This piece is an excerpt from my book Godless Circumcisions, available on Amazon/Kindle.
When a person of color is killed by a police officer, or badgeless vigilante, it strikes at the moral fabric of America but more viscerally at the psyche of every person of color with a beating heart. Each strike, blow or shot to their flesh pierces through our collective identity in ways sometimes articulated by great poets, demonstrated by activists old and emerging and mapped by social workers, theorists and spiritual gurus. Much more often, however, we do not have words or faculty to articulate that fire that emanates within our bones; gifting us with a source capable of birthing both revolutionary rage and cancerous infernos. There are simply those things cannot be spoken, because the tongue was never meant to fathom such violences.
“A bird doesn’t sing because it has an answer. It
sings because it has a song.”
During the most recent trend of state-sanctioned, or explained, violence on black men and womyn, I’ve been a at three strikingly different institutions (Tufts, Berkeley & Howard Law). Tufts is an elite “little Ivy”, a predominantly white institution (PWI), just outside of Boston. It is drenched in white-liberal progressive politics, with a tradition hewing close to that of a Unitarian practice, strongly flavored by liberal Jewish politics. The school is lily white with a sprinkling of people of color–many of whom are first generation college students–with a deeply radical core. Howard Law, on the other hand, is a historical black university (HBCU), and has an iconic tradition of moderate to radical black social justice movements. Many of my peers at Howard Law are nestled firmly in the middle class, if not the upper middle class, but a few of us Section 8 types slipped through the cracks. In both cases, the responses to the murders of black peoples has been the same. Students organize. We debate. We learn. We cry. We struggle to cope with the privilege of our location and our increasing distance from the realities of everyday black folk. Perhaps the most popular trend has been to link our livelihoods to those of the slain and surviving with T-Shirts and hoodies stating “I Can’t Breathe” or “I Am Trayvon.” This is understandable but more akin to identity affinity than powered realities.
My peers and I, inclusive of alumni, from Howard University School of Law, participating in the March on Washington.
As a participant and sometimes leader in many of my campuses’ movements, I’ve experienced both heartache and empathy at these responses: feeling both a sense of commonality and hope, as well as a searing sense of guilt, opportunistic therapies and liminality. The fact of the matter is, I can breathe and I am not Trayvon, Ronnisha, Ezell, or Tamir. I am here. While I face many systemic and sociopolitical challenges, threats violences and obstacles as a blaqueer male, raised on food-stamps and Section 8, I am still here and moving quite fast from there: that place where my flesh and blood, my mother, brothers and sisters live. It’s unlikely as a JD, and soon to be PhD, student that I will routinely find myself in a situation or geographic location where police will regularly practice stop & frisk. My growing and compounding privileges will continually afford me a layer of protection–albeit quite less than whiteness–that my brothers and sisters, nieces and nephews, might never know. The majority of my time–no matter how much I profess to work with or for the people–will be spent behind lecterns, podiums and teleprompters, no matter how much time I spend in the community. I will be hustling and dealing with micro-aggressions, but in boardrooms, coffee shops, faculty meetings and at the very least, behind the thin veneer of my cultural capital. More often than not, I’ll be lauded for not being “those people,” my people: which of course, is a violence of its own, but it will never kill me.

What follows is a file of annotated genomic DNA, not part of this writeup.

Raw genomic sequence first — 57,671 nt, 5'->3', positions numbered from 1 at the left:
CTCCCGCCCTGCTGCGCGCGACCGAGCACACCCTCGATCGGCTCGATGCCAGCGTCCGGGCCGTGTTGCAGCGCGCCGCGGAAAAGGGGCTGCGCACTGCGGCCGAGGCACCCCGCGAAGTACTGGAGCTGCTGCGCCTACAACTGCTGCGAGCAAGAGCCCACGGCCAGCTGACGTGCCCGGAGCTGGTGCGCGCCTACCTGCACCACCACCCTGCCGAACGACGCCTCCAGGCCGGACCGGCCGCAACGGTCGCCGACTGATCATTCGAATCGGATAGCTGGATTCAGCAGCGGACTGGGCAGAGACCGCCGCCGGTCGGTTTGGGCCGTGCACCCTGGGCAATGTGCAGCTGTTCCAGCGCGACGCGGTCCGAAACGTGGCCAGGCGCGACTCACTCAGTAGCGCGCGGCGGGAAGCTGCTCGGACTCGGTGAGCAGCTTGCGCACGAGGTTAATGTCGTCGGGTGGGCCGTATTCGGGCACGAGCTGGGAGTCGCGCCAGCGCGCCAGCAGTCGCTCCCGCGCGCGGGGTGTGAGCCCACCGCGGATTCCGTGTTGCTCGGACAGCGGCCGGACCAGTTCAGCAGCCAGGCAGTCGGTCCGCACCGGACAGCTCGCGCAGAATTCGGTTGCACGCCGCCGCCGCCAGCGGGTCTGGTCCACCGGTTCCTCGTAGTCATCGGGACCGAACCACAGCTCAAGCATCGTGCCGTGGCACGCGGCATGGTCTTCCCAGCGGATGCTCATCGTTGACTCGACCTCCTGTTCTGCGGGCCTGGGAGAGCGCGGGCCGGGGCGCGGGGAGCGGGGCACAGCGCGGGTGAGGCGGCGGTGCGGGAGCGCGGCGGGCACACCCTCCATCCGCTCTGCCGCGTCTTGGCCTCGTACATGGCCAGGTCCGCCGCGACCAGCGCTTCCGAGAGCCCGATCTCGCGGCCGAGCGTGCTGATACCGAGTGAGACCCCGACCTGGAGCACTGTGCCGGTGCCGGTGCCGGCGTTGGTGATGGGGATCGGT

Pictured: Me, first day of law school.
Graduate and undergraduate school has the power to provide social and economic capital to Black and Latinx youth. If we are able to navigate these often white-supremacist, cisheteropatriarchal, capitalistic, nativist spaces–and escape with a fragment of our souls and ethics in tact–there is an elusive promise that we might achieve the success our foremothers and ancestors had long sacrificed for, for us. However, in many cases, this acquisition of privilege–in our quests to gain wealth(s)–often robs us of the richness of home. Within our families we sometimes become pariahs, not because we think we are better, or our family sees us as worse, but because our newfound privilege (and sometimes world-views) are the Onyx elephants at the table. While we experience and note the growth in the physical, social, and political distance from our families–we also become hip to the distance from those in our educational spheres. We understand many academic and sociopolitical questions from the textured lenses from which we’ve come, a world unfamiliar to many of those who run our schools, as well as the kids we slayed in beer-pong last weekend. We are foreigners in the land. And, perhaps most salient to this piece, is the fact that our authenticity is now challenged on every front. We are simultaneously cast as not black enough (read: too educated), not smart enough (read: too black) , too conservative (read: career-minded), radical (read: human-centered) and hypersensitive (read: culturally competent). These markings exist in the minds of those often most consequential in our lives: family, professors, supervisors and “friends” and all too often have the effect of pushing us into a place where we are neither here nor there, neither strangers nor community members, but living battlefields for political and sociocultural supremacy.